Work Camp Moratorium Rejected By Council

The proposed moratorium on work camps within 75km of Fort McMurray is no longer moving forward.

Wood Buffalo council voted against first reading of the motion on Tuesday with a tie 5-5 vote. Councillors Verna Murphy, Sheila Lalonde, Claris Voyageur, Krista Balsom, and Mike Allen all voted against.

Last week, Murphy brought forward a motion to rescind the moratorium, however, she was one vote short.

Speaking to reporters, she says the moratorium isn’t something we need right now.

“We really need to try and figure out how to get investors to come to our region and I think a moratorium was scaring, I know that projects were delayed, we had it in writing from some companies.”

Murphy also believes plans from the provincial government to help increase investment such as the carbon tax will do wonders for the region and bringing in a moratorium would just cancel it.

Mayor Don Scott originally brought forward a motion to eliminate all work camps within 120 km of Fort McMurray back in January, however, it was denied and replaced with the 75 km moratorium.

His main argument was the moratorium would increase the community’s population which would create a boom for the local economy.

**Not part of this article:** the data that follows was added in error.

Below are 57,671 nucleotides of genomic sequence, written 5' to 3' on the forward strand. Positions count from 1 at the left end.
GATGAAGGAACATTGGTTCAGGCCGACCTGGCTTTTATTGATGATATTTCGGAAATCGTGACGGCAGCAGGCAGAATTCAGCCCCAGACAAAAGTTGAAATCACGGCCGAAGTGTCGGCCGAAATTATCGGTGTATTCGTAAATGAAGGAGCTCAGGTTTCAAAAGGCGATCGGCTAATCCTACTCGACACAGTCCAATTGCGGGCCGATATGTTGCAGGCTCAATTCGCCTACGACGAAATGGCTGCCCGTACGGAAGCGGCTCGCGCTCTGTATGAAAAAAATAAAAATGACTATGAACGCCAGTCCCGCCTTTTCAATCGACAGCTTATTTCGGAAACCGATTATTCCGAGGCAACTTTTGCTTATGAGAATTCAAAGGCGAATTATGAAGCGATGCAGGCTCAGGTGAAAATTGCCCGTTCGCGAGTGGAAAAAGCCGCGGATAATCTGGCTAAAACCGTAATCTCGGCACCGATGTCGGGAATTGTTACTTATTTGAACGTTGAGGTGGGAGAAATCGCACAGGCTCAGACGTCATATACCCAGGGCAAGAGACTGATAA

Scott says he’s disappointed but accepts the outcome.

“I have to respect the decision of council and that’s a decision all my colleagues together need to make – they were each voted in to make sure they were voting to represent their constituents.”

Scott didn’t rule out the possibility of bringing another motion forward at a later date, but before that happens he wants to see what direction the public wants to take.

Executive Director of the Oil Sands Community Alliance Karim Zariffa says this decision will help ease the tension between the two sides.

“We’re still planning on continuing our efforts with administration and the three sub-groups, so despite the first reading being defeated we’re not going anywhere and we’ll continue to collaborate with administration.”

He added oil companies are still committed to lowering their FIFO numbers to help the municipality reach their goal of them representing 10 per cent of the region’s population. Right now, they account for around 29 per cent.

Meanwhile, council is still working with industry on offering incentives to fly-in-fly-out workers. They include tax incentives and work to improve highway safety.

The horseshoe also passed first reading of another motion to change regulations for work camps moving forward.

The big change would be the maximum lifespan for a permit capping at four years. Right now, the municipality can approve any number, however, over the past 10 years or so they averaged around five years.

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